Monthly Archives: September 2010

Memento Mori – Muriel Spark

I have to confess to never having read anything previously by Muriel Spark, not having seen even the film version of The Prime of Miss Jean Brodie, probably her most famous novel. I picked this up in Hatchard’s recently, and am … Continue reading

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ALA Banned Books Week

This week the American Library Association is celebrating Banned Books Week. While the most frequently challenged books on the lists for each year are for books for or marketed at children or young adults, there are a fair number of … Continue reading

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The Voyage of the ‘Beagle’ – Charles Darwin

(Vintage edition with On the Origin of Species) The Voyage of the ‘Beagle’ is the publication which made Charles Darwin’s name as a naturalist: he accompanied HMS Beagle, whose captain and crew had the remit to undertake a detailed survey … Continue reading

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The Clock Strikes Twelve – Patricia Wentworth

(A ‘Miss Silver’ mystery) It is late December, 1941, and the Paradine family are gathered as usual to celebrate the New Year: James, his sister Grace, her adopted daughter Phyllida; James’ step-son Frank Ambrose, his sister Brenda, wife Irene and … Continue reading

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McMafia: Seriously Organised Crime – Misha Glenny

Glenny is known as a journalist and foreign correspondent, particularly for eastern Europe, and has previously written about the Balkans and the fall of Yugoslavia. McMafia is a fascinating study of the way organised crime has spread throughout the world, … Continue reading

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The Hunt for Red October – Tom Clancy

This was Tom Clancy’s first published novel, set during the Cold War amid high tensions between the USA and the Soviet Union, and the first of many books to feature Jack Ryan. The book begins in Russia, with the departure … Continue reading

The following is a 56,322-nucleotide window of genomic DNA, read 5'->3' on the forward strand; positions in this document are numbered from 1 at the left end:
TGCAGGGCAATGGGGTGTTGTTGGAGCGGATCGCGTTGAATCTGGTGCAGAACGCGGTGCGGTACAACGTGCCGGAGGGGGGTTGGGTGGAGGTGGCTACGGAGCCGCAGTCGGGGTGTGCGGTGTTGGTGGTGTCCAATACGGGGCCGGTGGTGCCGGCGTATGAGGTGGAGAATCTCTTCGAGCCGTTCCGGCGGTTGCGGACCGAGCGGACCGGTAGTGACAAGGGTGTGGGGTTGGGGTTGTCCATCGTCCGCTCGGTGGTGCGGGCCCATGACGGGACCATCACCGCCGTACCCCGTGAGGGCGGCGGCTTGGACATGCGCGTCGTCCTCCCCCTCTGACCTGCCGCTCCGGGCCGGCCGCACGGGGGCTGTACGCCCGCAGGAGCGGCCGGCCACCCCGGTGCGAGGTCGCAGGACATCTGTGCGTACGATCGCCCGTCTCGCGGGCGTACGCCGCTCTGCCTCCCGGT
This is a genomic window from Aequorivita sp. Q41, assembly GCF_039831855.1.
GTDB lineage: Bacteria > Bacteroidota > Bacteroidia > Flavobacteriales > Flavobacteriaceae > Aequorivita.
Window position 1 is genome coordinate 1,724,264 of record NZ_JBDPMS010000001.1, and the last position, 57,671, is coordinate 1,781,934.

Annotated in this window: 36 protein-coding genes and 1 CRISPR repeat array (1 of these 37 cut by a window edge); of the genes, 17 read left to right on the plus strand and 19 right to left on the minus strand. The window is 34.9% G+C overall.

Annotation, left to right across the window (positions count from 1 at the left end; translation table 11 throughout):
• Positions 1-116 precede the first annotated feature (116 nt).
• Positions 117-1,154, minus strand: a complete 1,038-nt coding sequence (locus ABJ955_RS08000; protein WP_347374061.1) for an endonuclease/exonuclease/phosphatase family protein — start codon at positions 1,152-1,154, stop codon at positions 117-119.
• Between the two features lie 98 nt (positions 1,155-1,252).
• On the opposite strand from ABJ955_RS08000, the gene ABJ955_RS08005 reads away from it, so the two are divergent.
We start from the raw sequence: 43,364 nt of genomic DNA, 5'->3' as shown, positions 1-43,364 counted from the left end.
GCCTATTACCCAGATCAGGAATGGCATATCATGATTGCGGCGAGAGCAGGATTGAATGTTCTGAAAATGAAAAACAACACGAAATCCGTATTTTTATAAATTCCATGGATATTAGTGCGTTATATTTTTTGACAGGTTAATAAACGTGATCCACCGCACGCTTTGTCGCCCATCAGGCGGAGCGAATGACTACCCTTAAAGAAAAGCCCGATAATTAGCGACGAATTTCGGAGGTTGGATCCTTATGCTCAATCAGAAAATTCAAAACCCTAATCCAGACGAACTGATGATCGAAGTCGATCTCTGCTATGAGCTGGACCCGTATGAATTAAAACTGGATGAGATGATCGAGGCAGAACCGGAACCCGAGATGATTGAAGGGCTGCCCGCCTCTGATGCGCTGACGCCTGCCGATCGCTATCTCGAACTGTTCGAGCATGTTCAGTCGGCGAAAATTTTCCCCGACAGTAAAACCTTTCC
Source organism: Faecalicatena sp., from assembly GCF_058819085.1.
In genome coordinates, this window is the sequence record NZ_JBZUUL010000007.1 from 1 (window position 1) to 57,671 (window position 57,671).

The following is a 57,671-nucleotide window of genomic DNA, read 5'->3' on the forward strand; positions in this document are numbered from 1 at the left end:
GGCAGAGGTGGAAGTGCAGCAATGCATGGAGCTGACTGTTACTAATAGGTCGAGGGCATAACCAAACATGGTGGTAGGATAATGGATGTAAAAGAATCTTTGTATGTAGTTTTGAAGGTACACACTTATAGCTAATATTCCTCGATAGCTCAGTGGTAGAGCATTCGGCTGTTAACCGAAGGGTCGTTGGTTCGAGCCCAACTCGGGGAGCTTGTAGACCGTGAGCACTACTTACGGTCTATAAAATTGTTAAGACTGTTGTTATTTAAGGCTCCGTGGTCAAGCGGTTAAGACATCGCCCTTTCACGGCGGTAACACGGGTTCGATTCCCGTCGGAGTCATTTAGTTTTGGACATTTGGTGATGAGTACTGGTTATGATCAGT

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Discussion – books by Dornford Yates

I’ve often tried to reason out why I enjoy Dornford Yates’s books so much, since there are things about them which I really don’t approve (Germanophobia, anti-Semitism, appalling attitudes towards the working classes, and so on) – “the school of … Continue reading

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Carpe Jugulum – Terry Pratchett

This, the twenty-third Discworld novel, has Pratchett having fun with the vampire novel, though particularly with Stoker’s Dracula rather than any modern updates. There are three main plot strands: the preparations for the christening of the baby daughter of King … Continue reading

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Wolves Eat Dogs – Martin Cruz Smith

In this fifth novel (published in 2004) featuring Russian investigator Arkady Renko (following Gorky Park, Polar Star, Red Square and Havana Bay), Cruz Smith returns Renko to Moscow, where he is investigating the mysterious death of Pasha Ivanov in a … Continue reading

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The Murder of Roger Ackroyd – Agatha Christie

If you don’t know about the central conceit of this detective novel, which features Hercule Poirot, then don’t read this review, because there will be spoilers. The novel is told by Dr James Sheppard, who lives in a small village, … Continue reading

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